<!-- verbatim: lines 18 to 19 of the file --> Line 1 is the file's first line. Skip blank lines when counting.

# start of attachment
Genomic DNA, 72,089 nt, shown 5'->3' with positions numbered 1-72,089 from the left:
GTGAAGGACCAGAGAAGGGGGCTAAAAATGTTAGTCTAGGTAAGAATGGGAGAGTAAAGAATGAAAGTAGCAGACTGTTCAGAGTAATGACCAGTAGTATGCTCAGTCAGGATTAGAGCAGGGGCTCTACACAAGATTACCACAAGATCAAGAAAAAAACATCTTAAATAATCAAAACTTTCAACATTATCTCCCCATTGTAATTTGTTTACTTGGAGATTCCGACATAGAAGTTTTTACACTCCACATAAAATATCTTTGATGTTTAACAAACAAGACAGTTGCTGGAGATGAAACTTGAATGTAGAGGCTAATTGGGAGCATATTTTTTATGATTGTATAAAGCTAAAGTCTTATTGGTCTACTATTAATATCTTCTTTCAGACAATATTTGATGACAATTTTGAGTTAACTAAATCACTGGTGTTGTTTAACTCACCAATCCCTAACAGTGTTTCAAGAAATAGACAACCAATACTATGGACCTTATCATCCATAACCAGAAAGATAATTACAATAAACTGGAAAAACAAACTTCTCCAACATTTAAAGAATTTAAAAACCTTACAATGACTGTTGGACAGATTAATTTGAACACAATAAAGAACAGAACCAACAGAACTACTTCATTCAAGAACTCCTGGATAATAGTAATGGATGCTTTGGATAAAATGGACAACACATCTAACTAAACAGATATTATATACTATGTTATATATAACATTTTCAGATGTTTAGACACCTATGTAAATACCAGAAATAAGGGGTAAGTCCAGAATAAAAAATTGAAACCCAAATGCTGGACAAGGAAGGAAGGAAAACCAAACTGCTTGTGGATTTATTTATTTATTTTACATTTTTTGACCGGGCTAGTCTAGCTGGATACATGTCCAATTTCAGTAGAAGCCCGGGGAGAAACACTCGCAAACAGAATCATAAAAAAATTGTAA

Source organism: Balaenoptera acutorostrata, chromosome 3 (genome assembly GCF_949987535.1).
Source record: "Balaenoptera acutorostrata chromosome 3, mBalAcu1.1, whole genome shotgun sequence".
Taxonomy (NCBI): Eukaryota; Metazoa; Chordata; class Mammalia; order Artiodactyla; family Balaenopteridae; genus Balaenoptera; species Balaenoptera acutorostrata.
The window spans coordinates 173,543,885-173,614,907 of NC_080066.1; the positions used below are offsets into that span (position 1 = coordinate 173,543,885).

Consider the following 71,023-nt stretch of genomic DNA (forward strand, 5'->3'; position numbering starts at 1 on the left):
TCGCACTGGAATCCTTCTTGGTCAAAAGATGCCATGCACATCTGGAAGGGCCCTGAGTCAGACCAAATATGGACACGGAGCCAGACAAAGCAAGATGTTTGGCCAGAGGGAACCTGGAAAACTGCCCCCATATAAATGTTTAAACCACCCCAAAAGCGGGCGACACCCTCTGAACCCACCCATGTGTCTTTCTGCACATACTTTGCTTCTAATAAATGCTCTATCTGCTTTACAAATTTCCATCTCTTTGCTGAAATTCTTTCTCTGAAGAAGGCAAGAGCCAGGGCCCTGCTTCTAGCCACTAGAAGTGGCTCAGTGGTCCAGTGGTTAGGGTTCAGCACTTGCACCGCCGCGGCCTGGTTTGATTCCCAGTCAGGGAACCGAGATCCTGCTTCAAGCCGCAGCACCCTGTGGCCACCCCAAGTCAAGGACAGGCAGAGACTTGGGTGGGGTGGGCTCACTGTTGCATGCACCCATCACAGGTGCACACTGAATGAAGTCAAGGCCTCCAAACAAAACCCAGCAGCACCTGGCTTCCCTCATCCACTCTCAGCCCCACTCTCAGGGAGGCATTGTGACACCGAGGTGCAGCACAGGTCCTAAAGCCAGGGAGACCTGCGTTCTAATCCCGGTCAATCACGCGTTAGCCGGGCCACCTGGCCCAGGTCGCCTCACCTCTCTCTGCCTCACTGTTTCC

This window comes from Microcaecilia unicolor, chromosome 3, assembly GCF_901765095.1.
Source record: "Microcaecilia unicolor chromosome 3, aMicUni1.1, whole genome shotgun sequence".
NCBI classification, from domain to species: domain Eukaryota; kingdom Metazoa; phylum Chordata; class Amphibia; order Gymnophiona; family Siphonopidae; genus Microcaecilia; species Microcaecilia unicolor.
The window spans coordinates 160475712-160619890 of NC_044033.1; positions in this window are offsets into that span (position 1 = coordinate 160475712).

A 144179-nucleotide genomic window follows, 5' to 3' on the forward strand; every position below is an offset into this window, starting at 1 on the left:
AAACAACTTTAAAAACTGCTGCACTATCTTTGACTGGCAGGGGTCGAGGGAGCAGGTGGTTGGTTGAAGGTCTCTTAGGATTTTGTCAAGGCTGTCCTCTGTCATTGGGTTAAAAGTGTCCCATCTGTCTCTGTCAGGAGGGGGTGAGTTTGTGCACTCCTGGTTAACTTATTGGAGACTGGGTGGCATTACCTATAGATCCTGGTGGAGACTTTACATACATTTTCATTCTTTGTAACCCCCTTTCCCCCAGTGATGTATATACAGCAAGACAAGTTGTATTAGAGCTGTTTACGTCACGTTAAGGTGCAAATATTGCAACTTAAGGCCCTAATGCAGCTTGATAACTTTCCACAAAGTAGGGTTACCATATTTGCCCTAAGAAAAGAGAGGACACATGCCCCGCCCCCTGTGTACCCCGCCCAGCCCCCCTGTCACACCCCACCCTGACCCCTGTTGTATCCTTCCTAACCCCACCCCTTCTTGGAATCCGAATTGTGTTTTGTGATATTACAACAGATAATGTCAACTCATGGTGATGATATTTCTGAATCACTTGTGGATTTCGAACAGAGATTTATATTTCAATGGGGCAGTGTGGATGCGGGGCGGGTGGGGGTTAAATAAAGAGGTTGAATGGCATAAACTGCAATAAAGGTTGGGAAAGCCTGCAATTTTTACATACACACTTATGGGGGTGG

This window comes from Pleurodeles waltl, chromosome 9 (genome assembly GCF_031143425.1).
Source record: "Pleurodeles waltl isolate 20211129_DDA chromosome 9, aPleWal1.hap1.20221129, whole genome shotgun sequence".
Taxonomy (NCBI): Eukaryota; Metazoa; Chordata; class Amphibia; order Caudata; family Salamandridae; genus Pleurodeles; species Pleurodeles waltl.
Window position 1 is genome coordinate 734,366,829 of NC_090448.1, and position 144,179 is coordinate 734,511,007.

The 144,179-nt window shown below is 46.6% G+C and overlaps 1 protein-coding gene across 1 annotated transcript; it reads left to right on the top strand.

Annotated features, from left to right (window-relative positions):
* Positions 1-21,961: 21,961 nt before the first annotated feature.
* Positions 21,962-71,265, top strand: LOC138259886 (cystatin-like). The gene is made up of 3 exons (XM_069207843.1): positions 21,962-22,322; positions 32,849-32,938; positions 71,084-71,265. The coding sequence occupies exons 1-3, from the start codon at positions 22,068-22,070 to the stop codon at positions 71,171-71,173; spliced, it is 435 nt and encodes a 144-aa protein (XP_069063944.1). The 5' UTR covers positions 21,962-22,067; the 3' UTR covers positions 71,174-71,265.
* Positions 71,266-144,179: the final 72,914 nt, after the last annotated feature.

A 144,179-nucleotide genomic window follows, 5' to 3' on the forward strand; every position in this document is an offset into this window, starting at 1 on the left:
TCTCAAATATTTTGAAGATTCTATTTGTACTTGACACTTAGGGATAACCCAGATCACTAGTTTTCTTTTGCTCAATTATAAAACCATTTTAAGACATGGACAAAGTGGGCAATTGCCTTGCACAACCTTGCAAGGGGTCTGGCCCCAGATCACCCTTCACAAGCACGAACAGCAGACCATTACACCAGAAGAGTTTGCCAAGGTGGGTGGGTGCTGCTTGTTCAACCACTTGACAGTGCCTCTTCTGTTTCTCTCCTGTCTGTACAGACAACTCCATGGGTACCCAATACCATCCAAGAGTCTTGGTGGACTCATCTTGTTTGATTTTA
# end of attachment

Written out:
Window position 1 is genome coordinate 734,366,829 of NC_090448.1, and position 144,179 is coordinate 734,511,007.

The 144,179-nt window shown below is 46.6% G+C and overlaps 1 protein-coding gene across 1 annotated transcript; it reads left to right on the top strand.